It’s filled with tantalizing recipes, using basic, simple ingredients put together smartly in the Tuscan way. Batali knows what he’s doing when it comes to Italian cooking, but I have to admit I laughed when I learned he decided early on in his career that he needed to travel to Italy and live there to learn how to make good pasta. My brother and I only had to watch my mother or travel a few miles to Boston to my grandmother’s kitchen.

The book contains recipes for antipasti, pizza, fish, meat and vegetables.

The book contains recipes for antipasti, pizza, fish, meat and vegetables.

When I first got the book, I flipped through the large, bright photos and scanned some of the easy, step-by-step instructions. I was itching to make something but the right alignment of good grilling weather and list of ingredients in my cupboard and fridge didn’t match up until this week. While walking through the supermarket, some beautifully thick pork chops caught my eye — and they were on sale — so I bought them and figured out later how I would cook them.

Sure enough Batali had a good grilling recipe for them in this book.  And when the sun was shining I was grilling and smiling.

(Photos by Mark Micheli)

Grilled Artichokes
Jun 18th, 2009 by

This side dish, or first course, cleanses the palette preparing the way for more grilled treats.

This side dish, or first course, cleanses the palette preparing the way for more grilled treats.

This recipe from Mario Batali’s Italian Grill cookbook is flavorful with hints of lemon, mint, and salt. The jalapenos may be a little too hot for some, so I recommend serving them as a topping on the side.

  • Ingredients:
  • 6 large artichokes, preferably with stems
  • 2 lemons, halved
  • 1 bunch mint, chopped, stems and all, plus about 1/4 cup fresh mint leaves cut into thin slivers
  • 6 garlic cloves, thinly sliced
  • 1 cup extra-virgin olive oil
  • 1 cup dry white wine
  • 2 to 4 red jalapenos, diced or thinly sliced
  • Course sea salt (or Kosher salt will do in a pinch.)

You can prepare the artichokes early in the day and then throw them on the grill that night.

You can prepare the artichokes early in the day and then throw them on the grill that night.

What I did:

Fill a large pot with 6 cups of water and add the juice of 1 1/2 lemons; add the 3 lemon halves too.

Snap off the tough, outer leaves from one artichoke until you come to the leaves that are pale yellow toward the bottom.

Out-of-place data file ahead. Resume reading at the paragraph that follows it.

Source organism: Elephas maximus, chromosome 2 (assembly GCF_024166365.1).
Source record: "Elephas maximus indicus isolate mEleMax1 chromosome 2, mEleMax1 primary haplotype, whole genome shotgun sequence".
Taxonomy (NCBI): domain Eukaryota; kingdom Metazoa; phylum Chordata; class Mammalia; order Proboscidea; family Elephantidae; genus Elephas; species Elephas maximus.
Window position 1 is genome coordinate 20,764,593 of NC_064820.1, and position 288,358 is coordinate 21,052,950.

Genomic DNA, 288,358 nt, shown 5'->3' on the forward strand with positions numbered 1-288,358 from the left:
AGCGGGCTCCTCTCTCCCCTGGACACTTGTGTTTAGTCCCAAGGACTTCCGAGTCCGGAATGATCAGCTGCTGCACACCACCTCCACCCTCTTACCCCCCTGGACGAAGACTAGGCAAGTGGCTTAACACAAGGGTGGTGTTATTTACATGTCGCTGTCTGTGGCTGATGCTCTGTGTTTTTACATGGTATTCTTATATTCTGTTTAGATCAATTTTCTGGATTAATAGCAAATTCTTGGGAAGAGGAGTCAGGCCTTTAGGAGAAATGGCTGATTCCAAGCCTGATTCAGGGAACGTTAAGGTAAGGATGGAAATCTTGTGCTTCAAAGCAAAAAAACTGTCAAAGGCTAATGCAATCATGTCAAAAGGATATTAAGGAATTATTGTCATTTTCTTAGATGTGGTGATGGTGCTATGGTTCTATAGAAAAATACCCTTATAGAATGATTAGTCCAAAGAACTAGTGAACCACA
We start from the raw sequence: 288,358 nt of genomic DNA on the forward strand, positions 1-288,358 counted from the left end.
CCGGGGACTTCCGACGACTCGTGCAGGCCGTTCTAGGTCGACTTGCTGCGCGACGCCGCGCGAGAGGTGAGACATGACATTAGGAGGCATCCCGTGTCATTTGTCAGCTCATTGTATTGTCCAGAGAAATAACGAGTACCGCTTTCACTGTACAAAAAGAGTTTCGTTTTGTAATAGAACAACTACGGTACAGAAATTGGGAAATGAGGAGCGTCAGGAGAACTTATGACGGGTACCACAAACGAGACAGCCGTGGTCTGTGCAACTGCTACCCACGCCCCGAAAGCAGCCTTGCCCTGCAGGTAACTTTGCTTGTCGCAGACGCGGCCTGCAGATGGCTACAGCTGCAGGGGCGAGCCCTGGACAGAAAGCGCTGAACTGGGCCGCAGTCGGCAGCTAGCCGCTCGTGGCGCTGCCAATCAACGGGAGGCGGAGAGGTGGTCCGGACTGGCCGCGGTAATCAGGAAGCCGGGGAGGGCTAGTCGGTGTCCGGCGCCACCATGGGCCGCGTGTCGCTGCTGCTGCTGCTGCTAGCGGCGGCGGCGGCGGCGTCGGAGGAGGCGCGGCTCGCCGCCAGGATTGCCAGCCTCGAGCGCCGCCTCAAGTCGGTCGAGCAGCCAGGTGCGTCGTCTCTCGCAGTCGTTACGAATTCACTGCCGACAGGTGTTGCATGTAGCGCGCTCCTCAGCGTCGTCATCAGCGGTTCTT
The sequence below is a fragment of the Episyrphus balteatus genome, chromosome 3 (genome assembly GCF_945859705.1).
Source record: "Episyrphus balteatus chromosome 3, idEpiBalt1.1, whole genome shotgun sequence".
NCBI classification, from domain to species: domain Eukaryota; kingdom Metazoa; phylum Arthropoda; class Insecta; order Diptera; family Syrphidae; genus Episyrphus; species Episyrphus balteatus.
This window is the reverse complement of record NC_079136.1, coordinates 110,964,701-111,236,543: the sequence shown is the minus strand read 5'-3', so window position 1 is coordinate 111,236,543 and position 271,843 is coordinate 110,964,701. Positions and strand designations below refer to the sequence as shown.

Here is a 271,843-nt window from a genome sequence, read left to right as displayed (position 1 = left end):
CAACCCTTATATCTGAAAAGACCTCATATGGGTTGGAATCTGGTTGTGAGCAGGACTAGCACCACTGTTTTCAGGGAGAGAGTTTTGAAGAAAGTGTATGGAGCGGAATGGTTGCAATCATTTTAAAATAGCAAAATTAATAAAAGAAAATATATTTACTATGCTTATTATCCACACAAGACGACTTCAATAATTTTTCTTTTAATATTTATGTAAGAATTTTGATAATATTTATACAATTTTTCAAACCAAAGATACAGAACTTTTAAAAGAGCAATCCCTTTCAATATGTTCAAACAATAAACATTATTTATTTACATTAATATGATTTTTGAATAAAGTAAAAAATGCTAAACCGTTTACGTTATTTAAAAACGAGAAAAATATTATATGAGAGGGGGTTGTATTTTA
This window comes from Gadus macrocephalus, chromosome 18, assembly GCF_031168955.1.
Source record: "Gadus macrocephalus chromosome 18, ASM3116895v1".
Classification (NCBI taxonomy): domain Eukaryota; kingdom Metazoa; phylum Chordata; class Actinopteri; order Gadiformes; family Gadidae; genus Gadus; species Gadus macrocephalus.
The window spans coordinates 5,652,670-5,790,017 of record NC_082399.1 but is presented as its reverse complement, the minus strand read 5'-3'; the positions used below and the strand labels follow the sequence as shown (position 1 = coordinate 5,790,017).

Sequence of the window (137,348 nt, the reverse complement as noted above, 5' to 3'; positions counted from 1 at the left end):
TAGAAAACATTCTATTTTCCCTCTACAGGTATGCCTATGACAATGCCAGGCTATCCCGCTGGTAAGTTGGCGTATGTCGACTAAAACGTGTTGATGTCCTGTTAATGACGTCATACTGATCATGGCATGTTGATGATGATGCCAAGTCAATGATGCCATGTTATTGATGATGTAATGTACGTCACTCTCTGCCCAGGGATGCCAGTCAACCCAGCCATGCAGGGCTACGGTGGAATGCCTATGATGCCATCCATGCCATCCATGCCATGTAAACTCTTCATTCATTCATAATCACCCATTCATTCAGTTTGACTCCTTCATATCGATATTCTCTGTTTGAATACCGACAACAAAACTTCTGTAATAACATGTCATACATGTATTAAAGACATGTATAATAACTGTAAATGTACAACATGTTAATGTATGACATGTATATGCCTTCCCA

Cut off the top 1 inch of the leaves. As you work, rub the cut surfaces with the remaining lemon half.

Trim off the bottom of the stem, and using a paring knife, trim away the tough outer layer from the stem. Trim any dark green parts from the bottom of the artichoke.

Half the artichoke lengthwise and remove the fuzzy choke (either with a grapefruit spoon or paring knife). Pull out the small purple inner leaves.

Put the trimmed artichoke in the bowl of lemon water and repeat with all of the artichokes.

Add the chopped mint, garlic, olive oil, and wine to the pot. Add more water if needed to cover the artichokes.

Cover the pot and bring to a boil over high heat. Reduce the heat, cover, and simmer until just tender, about 15-20 minutes. Drain and allow to cool.

Place the artichokes cut side down over the hottest part of the grill and cook, unmoved, for 3 to 5 minutes, until nicely charred. Turn and cook for 5 minutes more, or until golden brown.

Place artichokes on a platter and top with remaining mint and jalapenos (or serve jalapenos on the side). Serve with a bowl of course salt.

Also try the Grilled Pork Chops with Peppers and Capers recipe

Find more recipes in the Food section

(Photos by Mark Micheli)

Tuscan mania, meow
May 12th, 2009 by

OK. Things are really starting to get out of hand. Everywhere you look, products are called Tuscan. It’s as if you slap the label on something and it instantly sells. I’m not sure exactly when this started happening but it was going on long before the book “Under a Tuscan Sun” started selling and was eventually made into a movie.

Tuscan lemonade??

Tuscan lemonade??

Each year it seems to get crazier and crazier. While driving on Route 93 north near Boston the other day, I saw a billboard for Smirnoff’s Tuscan Lemonade . It claims to be flavored with real Limoncello, but Limoncello comes from southern Italy, not Tuscany.

Not even that exaggeration prepared me for the TV commercial I saw last night. They’re now marketing Tuscan food for cats. You heard right: Fancy Feasts is selling a Tuscan recipe line for your feline friend. I have to wonder if in this economy, poor old folks are chasing it down with a Tuscan Lemonade.

(© 2009 Mark Micheli)